At first it was strange sitting at the table with high ranking academics at the EPC dinner. I felt unworthy, and a little out of place. But it soon became clear that they weren’t interested in maintaining my delusions of inferiority. They, like me, just wanted to relax after an exhausting day of talks.
So I gradually became less inhibited and, before I knew it, I was speaking as though I’d known these people for years and we started to banter. But I thought I’d gone too far when one of the top vision scientists in Australia said to me, “You’re too comfortable…but I like it.” I shat myself and thought I’d overstepped the mark.
But he went on to tell a story about the late great physicist Richard Feynman. As a grad-student, Feynman stood-up and questioned the Nobel prize-winning Niels Bohr during his talk. Feynman later shat himself when he was ushered to Bohr’s chambers for “discussion.”
But it turns out that Bohr sought out Feynman because most physicists were too in awe of Bohr to argue with him. Feynman had no such inhibitions and said he felt as much respect for Bohr as anyone else, but once anyone got him talking about physics, he would become so focused he forgot about social niceties.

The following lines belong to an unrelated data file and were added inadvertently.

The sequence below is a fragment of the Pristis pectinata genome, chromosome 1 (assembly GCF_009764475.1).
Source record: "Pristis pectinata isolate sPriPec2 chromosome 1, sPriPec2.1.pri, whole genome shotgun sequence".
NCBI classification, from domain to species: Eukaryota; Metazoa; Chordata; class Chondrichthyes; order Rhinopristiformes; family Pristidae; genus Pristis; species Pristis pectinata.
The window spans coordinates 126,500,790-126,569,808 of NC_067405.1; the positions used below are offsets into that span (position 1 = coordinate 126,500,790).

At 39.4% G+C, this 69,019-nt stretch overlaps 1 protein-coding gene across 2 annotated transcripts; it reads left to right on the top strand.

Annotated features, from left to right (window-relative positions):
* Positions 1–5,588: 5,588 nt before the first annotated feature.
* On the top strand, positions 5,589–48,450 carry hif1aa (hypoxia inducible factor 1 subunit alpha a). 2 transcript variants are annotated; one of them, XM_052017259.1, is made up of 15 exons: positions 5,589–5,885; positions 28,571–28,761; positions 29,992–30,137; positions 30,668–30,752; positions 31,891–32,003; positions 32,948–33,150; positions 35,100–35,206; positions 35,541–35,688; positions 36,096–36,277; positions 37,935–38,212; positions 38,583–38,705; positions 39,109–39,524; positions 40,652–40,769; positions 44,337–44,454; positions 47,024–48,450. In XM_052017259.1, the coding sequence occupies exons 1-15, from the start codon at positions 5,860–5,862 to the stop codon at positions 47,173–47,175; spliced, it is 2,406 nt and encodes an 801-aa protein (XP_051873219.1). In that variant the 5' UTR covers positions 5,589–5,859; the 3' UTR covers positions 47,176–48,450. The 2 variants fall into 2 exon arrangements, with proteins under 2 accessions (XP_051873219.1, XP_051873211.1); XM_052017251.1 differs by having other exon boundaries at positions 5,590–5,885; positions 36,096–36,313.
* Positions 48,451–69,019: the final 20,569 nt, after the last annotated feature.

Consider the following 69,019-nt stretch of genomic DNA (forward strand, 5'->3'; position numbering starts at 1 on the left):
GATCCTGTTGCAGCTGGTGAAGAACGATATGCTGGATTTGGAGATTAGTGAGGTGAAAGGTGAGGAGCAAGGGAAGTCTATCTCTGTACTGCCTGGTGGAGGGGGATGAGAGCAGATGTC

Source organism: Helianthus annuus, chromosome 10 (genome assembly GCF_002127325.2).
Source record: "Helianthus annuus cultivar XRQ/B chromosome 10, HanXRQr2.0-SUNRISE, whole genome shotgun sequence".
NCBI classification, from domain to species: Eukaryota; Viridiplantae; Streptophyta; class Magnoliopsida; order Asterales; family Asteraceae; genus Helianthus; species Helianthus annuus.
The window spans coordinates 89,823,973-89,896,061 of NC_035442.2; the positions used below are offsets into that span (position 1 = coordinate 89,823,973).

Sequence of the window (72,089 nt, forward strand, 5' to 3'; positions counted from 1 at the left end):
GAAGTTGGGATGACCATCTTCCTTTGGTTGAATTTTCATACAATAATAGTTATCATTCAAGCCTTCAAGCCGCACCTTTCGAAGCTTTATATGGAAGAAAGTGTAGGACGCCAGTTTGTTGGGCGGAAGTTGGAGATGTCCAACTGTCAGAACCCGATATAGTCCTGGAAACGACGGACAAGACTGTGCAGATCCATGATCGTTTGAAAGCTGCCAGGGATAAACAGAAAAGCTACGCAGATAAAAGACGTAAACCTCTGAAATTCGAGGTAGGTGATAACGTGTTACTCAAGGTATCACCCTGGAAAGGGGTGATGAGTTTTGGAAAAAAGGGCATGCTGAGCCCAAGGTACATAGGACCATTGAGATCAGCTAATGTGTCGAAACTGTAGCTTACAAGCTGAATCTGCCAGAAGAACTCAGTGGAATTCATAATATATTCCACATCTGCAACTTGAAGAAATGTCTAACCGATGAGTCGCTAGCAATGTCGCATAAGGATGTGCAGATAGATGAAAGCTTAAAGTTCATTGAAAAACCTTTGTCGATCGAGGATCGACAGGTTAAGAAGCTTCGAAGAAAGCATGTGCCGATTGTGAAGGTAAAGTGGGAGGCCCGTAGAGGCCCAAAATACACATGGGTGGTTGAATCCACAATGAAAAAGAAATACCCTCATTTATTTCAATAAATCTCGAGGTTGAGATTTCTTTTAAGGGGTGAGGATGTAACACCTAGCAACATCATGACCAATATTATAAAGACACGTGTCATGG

Academic etiquette in the 40s was a little different to the way things are now. I doubt a first-year PhD student like me would be allowed to sit at the same table as full Professors, let alone engage in some pretty risqué banter. I love this change and really appreciate being treated like an equal. (Some have even added me on facebook!)
So whoever your academic heros are, when you read their awesome work and see the impressive things they’ve achieved it’s easy to forget, they’re just people — don’t be afraid of getting too comfortable ; )
Click here to see Part 1!!!
Click here to see Part 3!!!
Send Will an email to find out how: email@example.com